From 1869, up until the end of World War II, there was only one ‘brunello’ in Montalcino and that was Biondi-Santi’s brunello. In the space of 57 years they produced only four vintages (1888, 1891, 1925, 1945). For the lucky ones, life was simple and the choice was made for you.
Today, the wine market is complex and more accessible than ever. With so much information at our fingertips, everything has become easier. Everything, that is, except choosing: the number of producers of Brunello di Montalcino DOCG has grown exponentially.
In 1960, it was 11 producers; in 2012, it was 258.
Is there a way to help the wine buyer understand a region with so much growth but little organisation? The pros and cons of subzones were recently debated at a Symposium of nine Brunello di Montalcino producers held at 67 Pall Mall in London. Brought together by Walter Speller, who explained to the producers, as much as the audience of trade and press, “These are top class producers, bringing it forward… sometimes you need to rock the boat to find out where you are.”
It was clear the style of Brunello di Montalcino differed greatly according to place. This may seem obvious, but having tasted a couple of hundred individualistic wines in random order at Benvenuto Montalcino, ‘obvious’ is not a bad place to start. As Speller called it, it’s a “jewellery box.” And, at the moment, it is a jewellery box filled with beautiful beads and brooches all tangled together.
Attitude and Altitude
An easy way to think of Brunello di Montalcino DOCG is to divide the small wine region into two parts – north and south. In general, one third of the producers are to the north of Montalcino where it is cooler, while two-thirds of vineyards are in the warmer south. Although the effect on altitude has an impact, for example, in Torrenieri to the northeast of Montalcino town, it is lower-lying with the heaviest soil giving wines a fuller-body but, of course, there are higher-altitude hillsides and exceptions.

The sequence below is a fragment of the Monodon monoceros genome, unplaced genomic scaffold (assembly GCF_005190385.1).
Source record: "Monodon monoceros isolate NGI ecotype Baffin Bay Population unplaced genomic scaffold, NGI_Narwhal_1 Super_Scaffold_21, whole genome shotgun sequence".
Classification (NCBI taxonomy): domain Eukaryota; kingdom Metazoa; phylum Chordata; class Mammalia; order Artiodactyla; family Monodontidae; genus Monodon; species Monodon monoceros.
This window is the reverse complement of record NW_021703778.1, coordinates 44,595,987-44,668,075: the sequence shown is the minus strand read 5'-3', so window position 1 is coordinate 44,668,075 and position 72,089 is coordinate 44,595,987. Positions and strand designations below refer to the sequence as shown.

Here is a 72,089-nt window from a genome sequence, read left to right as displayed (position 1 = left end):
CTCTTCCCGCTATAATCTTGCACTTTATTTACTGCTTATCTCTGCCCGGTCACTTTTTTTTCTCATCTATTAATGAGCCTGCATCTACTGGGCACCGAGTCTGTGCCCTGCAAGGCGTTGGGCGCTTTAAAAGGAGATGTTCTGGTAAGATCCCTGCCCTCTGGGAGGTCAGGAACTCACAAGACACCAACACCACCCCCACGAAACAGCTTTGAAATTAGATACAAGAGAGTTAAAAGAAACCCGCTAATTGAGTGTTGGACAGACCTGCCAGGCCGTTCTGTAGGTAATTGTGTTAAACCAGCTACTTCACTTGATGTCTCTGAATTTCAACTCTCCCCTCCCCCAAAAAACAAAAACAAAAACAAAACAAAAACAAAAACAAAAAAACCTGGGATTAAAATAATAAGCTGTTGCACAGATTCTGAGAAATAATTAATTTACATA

The area clearly has different soil types, up to ten different soil types, from Galestro clay in the north-west, clay deposits in the north-east, and limestone and sandstone in the south east:
Comparing the style of wine from two producers from one area – what part of their wine comes from vitification and what is from vinification? What is down to the sub zone and what was the personality of the winemaker?
This is the question when tasting two producers from Montesoli in the north, such as Baricci and Canalicchio di Sopra. Widely acknowledged as a Grand Cru area, if there were to be a Grand Cru classification. Of course, it is not officially recognised as a Grand Cru. However, if there were a Grand Cru classification… then, this may be it…
This mind loop for conscious consumers is the ‘elephant in the room’. The producers need some sort of classification but did they want it based on quality (and all the politics that go with it)?
To Sub Zone or Not To Sub Zone